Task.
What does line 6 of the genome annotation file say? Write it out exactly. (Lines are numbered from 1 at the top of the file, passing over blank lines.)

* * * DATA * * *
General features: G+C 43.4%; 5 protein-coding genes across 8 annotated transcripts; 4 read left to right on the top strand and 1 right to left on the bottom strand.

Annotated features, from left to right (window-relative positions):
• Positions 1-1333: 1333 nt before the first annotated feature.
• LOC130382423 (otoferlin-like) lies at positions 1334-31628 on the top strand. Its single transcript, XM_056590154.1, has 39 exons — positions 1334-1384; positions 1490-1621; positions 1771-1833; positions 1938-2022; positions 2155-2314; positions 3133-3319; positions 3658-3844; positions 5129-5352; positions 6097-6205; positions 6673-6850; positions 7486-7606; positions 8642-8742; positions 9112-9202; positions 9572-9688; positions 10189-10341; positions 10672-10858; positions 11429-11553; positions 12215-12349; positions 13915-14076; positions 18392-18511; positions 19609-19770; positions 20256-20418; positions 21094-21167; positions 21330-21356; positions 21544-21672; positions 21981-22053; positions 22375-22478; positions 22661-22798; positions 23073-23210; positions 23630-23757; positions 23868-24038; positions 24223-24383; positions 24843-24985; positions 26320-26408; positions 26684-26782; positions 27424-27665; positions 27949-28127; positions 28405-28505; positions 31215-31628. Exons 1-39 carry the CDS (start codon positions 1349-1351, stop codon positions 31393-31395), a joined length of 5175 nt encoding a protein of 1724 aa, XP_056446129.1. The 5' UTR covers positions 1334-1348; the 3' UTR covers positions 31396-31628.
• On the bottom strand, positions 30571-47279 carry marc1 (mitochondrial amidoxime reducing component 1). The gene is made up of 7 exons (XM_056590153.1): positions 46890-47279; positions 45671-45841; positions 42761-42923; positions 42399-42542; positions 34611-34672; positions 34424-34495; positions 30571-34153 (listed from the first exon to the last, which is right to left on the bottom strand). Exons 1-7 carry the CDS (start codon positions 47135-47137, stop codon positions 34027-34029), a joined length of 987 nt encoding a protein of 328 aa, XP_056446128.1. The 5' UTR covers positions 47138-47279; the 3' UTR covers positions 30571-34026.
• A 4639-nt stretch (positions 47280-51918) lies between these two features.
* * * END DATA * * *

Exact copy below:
• A 4639-nt stretch (positions 47280-51918) lies between these two features.